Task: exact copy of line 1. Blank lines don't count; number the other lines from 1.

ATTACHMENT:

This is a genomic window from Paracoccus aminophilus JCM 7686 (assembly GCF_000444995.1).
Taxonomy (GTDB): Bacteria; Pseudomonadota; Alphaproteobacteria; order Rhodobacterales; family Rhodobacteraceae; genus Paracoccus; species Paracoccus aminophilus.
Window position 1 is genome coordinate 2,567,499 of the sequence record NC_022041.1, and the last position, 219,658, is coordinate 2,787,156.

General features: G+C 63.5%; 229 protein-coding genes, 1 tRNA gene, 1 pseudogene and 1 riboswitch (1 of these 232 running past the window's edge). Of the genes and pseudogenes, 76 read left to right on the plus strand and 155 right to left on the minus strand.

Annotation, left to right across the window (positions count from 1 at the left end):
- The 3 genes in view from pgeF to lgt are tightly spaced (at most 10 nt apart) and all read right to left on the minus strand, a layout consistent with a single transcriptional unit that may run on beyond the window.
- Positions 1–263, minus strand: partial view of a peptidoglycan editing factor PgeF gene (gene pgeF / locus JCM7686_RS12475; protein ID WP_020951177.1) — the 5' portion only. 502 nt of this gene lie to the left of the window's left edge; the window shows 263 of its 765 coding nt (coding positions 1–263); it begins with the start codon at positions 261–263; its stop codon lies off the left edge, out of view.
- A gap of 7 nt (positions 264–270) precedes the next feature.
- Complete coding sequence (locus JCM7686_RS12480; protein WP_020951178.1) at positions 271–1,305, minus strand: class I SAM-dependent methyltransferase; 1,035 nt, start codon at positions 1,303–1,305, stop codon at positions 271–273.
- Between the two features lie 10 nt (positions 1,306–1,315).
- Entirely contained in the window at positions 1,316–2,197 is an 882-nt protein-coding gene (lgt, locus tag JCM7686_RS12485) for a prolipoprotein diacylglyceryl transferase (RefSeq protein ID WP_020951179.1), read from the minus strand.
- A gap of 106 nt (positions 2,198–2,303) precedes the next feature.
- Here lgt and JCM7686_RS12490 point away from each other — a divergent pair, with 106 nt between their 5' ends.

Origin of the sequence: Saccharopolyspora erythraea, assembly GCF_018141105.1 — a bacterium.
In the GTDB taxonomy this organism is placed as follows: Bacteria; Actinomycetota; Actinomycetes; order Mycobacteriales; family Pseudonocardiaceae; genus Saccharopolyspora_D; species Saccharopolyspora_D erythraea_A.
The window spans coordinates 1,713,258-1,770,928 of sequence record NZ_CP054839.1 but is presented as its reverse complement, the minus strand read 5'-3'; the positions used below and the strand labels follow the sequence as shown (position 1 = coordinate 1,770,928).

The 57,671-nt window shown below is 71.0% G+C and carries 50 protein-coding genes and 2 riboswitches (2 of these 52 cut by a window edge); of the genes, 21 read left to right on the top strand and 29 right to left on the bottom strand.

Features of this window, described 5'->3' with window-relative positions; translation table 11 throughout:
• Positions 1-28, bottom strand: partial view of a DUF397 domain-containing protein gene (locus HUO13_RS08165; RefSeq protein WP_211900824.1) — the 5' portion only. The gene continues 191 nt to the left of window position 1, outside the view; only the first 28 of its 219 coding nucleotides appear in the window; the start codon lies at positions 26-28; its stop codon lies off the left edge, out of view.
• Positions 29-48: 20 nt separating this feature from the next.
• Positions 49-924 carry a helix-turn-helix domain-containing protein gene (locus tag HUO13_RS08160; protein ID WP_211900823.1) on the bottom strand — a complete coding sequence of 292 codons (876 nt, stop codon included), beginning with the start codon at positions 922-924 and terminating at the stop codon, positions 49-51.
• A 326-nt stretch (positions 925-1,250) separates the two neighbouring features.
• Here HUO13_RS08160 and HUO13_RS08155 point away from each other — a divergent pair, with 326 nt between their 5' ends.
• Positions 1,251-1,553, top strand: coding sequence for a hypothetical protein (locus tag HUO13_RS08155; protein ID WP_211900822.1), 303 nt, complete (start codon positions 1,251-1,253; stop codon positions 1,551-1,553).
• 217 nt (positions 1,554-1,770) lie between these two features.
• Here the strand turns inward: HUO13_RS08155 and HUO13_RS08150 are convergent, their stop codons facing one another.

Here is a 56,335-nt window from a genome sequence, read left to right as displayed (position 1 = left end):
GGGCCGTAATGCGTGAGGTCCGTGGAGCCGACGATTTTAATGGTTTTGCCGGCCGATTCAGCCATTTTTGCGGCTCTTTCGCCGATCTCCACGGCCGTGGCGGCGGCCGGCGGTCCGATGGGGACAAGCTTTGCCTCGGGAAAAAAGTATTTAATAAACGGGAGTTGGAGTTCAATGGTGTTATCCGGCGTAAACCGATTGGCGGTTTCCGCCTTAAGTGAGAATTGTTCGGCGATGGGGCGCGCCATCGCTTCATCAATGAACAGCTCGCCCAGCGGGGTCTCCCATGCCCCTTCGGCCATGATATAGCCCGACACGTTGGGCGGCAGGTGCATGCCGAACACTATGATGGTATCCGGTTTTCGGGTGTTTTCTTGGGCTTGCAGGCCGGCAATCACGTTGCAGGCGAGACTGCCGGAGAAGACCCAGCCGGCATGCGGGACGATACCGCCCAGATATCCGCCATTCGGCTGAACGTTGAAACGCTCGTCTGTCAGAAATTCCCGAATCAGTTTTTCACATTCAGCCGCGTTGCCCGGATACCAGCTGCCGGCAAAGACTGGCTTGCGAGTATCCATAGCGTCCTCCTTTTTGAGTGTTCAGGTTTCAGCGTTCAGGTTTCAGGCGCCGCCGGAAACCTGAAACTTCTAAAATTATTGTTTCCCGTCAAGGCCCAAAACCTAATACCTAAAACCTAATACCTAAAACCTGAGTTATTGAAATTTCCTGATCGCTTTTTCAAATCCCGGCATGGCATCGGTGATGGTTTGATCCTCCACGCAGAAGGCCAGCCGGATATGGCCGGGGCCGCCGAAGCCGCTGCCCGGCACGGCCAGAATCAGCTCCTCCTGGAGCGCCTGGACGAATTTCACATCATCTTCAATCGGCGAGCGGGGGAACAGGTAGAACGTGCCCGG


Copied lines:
This is a genomic window from Paracoccus aminophilus JCM 7686 (assembly GCF_000444995.1).